Pupils in Beech and Elm classes will prepare to become space biologists and embark on a voyage of discovery by growing seeds that have been into space as part of their science curriculum and space topic.
In September 2015, 2kg of rocket seeds were flown to the International Space Station (ISS) on Soyuz 44S where they spent several months in microgravity before returning to Earth this March. The seeds were sent as part of Rocket Science, an educational project launched by the RHS Campaign for School Gardening and the UK Space Agency.
Gamesley Primary School will be one of up to 10,000 schools to receive a packet of 100 seeds from space, which we will grow alongside seeds that haven’t been to space and measure the differences over seven weeks. We won’t know which seed packet contains which seeds until all results have been collected by the RHS Campaign for School Gardening and analysed by professional biostatisticians.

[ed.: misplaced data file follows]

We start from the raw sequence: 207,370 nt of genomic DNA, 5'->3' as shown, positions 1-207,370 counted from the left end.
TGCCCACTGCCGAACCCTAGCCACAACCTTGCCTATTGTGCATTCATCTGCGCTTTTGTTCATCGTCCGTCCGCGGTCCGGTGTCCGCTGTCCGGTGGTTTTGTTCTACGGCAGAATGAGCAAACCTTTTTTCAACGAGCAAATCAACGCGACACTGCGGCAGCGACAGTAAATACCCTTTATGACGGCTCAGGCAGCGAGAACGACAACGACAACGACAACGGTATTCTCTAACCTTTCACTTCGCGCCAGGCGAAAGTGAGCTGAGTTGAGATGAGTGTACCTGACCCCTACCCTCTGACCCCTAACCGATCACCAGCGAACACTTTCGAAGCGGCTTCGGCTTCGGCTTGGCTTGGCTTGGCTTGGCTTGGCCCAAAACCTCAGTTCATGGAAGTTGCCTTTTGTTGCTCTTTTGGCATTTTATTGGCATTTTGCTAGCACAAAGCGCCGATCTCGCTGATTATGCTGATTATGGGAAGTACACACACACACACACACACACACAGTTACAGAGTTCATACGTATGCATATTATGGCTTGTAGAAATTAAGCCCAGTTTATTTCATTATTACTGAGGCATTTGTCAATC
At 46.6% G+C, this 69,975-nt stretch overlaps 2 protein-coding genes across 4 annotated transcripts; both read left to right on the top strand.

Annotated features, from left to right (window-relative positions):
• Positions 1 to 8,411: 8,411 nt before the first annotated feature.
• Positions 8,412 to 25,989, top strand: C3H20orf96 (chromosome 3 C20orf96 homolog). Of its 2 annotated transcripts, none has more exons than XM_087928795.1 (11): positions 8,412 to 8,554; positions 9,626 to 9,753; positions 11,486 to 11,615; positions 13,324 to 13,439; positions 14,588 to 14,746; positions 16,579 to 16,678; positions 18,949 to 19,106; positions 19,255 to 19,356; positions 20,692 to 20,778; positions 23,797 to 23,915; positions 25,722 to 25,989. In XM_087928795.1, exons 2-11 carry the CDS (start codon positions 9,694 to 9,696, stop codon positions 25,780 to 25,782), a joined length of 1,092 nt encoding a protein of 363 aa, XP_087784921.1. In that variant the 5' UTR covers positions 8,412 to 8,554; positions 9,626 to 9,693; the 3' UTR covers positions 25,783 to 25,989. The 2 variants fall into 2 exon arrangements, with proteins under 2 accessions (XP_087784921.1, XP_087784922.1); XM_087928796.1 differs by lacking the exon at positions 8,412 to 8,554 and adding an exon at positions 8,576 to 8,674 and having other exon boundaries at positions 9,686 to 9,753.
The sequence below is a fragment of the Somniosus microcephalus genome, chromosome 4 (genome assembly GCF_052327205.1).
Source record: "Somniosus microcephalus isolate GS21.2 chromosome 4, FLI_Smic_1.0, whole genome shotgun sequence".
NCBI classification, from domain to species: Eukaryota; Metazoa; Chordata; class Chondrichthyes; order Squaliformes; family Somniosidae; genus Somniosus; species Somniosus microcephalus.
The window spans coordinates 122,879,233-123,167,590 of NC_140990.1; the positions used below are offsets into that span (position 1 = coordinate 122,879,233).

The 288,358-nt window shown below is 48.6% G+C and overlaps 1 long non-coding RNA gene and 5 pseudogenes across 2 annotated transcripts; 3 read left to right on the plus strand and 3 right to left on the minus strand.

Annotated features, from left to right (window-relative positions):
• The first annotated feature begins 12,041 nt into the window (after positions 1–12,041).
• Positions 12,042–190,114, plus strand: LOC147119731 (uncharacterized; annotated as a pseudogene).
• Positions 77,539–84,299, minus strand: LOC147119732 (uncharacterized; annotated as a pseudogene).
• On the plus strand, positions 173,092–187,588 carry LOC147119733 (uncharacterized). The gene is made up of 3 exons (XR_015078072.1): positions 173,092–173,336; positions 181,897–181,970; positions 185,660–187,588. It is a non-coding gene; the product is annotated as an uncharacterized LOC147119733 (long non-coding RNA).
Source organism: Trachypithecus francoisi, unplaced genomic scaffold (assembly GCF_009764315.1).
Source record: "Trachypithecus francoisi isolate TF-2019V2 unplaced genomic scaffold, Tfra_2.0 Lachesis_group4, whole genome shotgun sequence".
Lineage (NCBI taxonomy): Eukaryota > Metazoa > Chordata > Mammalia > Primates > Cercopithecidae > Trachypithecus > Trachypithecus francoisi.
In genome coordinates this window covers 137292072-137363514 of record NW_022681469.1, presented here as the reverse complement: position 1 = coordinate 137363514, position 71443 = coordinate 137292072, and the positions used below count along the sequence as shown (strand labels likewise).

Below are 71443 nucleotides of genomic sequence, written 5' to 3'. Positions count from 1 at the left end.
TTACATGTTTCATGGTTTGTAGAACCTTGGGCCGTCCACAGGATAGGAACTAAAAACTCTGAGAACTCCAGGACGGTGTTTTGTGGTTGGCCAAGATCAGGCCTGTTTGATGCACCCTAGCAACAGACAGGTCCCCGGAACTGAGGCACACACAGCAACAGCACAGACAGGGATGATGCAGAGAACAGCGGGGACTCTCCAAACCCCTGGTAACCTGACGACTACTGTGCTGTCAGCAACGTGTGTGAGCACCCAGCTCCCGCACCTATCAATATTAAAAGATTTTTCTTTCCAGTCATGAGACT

The out-of-this-world, nationwide science experiment will enable our pupils to think more about how we could preserve human life on another planet in the future, what astronauts need to survive long-term missions in space and the difficulties surrounding growing fresh food in challenging climates.